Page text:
PETA influences chef to take the Vegetarian plunge?

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PETA influences chef to take the Vegetarian plunge?

By |August 28th, 2009|

I find it hard to imagine, however, the recent controversial PETA billboard in Florida seems to have spurred one chef to take the vegetarian plunge.  The billboard shows an obese woman in a bikini (from rear view no less!) with the saying “Save the Whales, Lose the Blubber: Go Vegetarian.”

Your Daily Vegan choose not to cover what is now known as the “billboard scandal” because we didn’t want to give PETA any more attention than the billboard was creating.  If you so choose, you can read about it here, or here, or here, or even here.  You get my point.  But maybe the most intriguing thing you should read about the billboard is right here.  It’s hearing what it’s all about from “the horse’s mouth”, so to speak.

Anyway back to this chef fellow, Robert St. John.  According to the article, St. John is a “chef, author, restaurateur and world-class eater.”  Okaaay.  (psst! I’m a world-class eater too – why just yesterday I had Eye-Tahl-Yun (Italian) in the form of pizza – yum!)  Apparently the billboard struck a nerve for our muncher of all things worldly.  He had this to say:

“The animal activist group PETA, posted a billboard in Florida with a photo of an obese woman in a bikini with the tag line, “Save the Whales, Lose the Blubber: Go Vegetarian.” A lot of overweight people were offended. I’m a fat person, and I thought it was funny. If I had my choice, I’d rather see PETA’s scantily clad model campaign, but I don’t mind a good chuckle at the expense of a fellow fat person.  I wasn’t offended, though I was intrigued by the premise. Could I lose the blubber by going veggie? It sounded like a challenge to me, so I’m going to take the challenge.”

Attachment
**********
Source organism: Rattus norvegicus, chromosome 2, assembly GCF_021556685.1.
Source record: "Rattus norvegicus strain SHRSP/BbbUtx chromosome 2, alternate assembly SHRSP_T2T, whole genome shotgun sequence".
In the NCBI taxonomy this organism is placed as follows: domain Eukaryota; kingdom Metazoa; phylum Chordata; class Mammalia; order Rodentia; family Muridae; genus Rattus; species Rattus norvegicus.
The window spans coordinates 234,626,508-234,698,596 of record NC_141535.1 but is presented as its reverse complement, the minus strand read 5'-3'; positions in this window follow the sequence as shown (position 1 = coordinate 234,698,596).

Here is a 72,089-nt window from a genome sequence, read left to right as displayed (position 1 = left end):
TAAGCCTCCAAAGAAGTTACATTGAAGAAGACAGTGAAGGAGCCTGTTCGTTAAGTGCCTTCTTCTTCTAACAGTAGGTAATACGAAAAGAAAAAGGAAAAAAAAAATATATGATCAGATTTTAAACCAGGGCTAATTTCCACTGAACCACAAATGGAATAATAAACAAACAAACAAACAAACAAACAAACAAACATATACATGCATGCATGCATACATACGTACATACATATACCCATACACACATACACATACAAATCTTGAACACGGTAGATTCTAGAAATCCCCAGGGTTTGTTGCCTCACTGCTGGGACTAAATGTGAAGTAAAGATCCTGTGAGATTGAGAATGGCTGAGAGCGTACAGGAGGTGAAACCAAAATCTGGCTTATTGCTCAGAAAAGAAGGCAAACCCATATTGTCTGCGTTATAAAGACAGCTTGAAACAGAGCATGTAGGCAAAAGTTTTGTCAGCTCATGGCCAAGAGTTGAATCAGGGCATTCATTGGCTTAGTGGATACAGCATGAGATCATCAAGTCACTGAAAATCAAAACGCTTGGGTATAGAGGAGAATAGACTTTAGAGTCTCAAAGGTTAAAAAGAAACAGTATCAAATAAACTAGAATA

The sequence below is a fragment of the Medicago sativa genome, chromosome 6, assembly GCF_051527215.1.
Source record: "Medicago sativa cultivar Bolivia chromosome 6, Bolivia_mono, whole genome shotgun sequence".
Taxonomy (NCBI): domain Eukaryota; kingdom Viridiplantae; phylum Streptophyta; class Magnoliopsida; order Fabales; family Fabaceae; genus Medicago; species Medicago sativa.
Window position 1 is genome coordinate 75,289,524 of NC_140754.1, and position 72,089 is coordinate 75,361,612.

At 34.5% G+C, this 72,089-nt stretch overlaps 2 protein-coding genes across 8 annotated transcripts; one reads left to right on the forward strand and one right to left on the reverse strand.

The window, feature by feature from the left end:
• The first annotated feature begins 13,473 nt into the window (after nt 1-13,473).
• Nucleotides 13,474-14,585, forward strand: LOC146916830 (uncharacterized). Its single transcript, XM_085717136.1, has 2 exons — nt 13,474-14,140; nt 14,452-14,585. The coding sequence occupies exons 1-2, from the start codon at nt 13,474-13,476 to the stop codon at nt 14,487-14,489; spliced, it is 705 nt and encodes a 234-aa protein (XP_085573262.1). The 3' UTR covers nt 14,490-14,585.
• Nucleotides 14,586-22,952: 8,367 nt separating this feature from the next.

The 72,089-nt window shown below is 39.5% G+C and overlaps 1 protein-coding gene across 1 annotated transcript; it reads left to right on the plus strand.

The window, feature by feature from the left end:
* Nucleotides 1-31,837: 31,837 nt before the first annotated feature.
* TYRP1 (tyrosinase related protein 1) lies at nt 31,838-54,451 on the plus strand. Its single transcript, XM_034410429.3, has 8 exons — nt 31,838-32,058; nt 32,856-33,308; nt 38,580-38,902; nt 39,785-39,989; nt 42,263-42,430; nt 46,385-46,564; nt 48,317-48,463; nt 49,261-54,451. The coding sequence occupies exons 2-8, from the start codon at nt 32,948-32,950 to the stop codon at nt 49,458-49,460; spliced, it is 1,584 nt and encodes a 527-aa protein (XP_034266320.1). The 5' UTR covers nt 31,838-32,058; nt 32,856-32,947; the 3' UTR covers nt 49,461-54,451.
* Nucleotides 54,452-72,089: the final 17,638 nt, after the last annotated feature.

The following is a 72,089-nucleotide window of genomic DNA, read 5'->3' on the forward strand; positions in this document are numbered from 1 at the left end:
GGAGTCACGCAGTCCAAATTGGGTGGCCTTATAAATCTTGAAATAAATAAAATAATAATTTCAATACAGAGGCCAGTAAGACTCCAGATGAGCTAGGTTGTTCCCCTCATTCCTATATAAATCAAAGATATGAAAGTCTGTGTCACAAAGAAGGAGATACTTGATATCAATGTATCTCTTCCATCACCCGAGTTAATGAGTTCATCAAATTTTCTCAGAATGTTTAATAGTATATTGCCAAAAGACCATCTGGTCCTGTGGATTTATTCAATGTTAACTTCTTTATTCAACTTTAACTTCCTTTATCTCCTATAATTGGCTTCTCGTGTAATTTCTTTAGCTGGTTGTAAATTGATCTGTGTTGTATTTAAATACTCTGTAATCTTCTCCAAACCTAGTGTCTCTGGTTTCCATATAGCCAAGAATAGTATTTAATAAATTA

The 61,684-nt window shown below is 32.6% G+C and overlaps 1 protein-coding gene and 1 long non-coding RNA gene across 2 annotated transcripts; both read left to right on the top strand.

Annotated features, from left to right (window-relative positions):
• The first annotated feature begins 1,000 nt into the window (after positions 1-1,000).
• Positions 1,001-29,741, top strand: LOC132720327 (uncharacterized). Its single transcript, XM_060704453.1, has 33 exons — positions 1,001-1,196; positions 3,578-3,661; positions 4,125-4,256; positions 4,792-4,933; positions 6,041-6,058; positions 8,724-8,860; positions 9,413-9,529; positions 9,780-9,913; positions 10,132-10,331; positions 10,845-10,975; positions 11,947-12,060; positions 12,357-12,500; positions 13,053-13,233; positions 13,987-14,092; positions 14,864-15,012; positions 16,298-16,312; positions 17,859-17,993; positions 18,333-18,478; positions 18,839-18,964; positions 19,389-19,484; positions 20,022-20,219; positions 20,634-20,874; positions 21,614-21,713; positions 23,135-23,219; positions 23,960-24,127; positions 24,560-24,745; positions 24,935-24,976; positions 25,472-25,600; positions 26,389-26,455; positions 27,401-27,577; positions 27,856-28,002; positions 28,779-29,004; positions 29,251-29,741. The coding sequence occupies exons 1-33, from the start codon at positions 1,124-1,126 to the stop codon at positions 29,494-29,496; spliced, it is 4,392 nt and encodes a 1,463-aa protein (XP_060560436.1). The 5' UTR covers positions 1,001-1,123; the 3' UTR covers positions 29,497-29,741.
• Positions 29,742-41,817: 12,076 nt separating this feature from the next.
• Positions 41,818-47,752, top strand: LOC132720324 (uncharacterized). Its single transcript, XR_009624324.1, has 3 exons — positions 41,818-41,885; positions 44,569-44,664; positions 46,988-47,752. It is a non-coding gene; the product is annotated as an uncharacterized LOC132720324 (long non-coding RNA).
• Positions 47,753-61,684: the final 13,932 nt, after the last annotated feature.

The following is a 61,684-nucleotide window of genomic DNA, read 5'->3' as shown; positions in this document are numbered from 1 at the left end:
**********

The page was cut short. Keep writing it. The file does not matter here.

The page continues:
I mean, pretty sweet, all things considered.  Anytime you can get someone to try going vegetarian is good, right?  Well, sorta.  St. John is going vegetarian, not vegan.  So he will still be consuming mass quantities of dairy products.  Like he says, he has a “got a free pass on the cheese train. Hello pizza. Hello French fries! I might actually be the first vegetarian who gained weight by giving up meats.”  Notice that the man is excited about the possibility of gaining weight.  Sigh.

St. John has “…actually begun to look forward to the challenge I like the hip, cool way that I say, “I’m going to be a vegetarian.” Yes, St. John, all the “cool” kids are doing it so you should too.  It’s depressing that St. John is missing the point of it all.  But is it his fault?

Well, no.  PETA’s ad was aimed at people who need to lose weight so St. John rightly assumed that going vegetarian would help him accomplish just that.  What the billboard did was promote the idea that vegetarians are thinner than our meat counterparts, and statistically they’re right.  But it’s not just the vegetarian diet alone that helps the obese lose weight.  It’s more accurate to say a “low-fat vegetarian diet” than just a “vegetarian diet”, because as most of my readers know, even Oreo’s are vegetarian/vegan.  It doesn’t make them any more healthy for you.  And consuming mass quantities of dairy products in a vegetarian diet isn’t going to help you lose weight either.

What is even more depressing to this vegan is that the whole billboard (and any resulting vegetarianism) misses the point entirely.  And PETA should know better.  No, they do know better but need their precious “publicity”.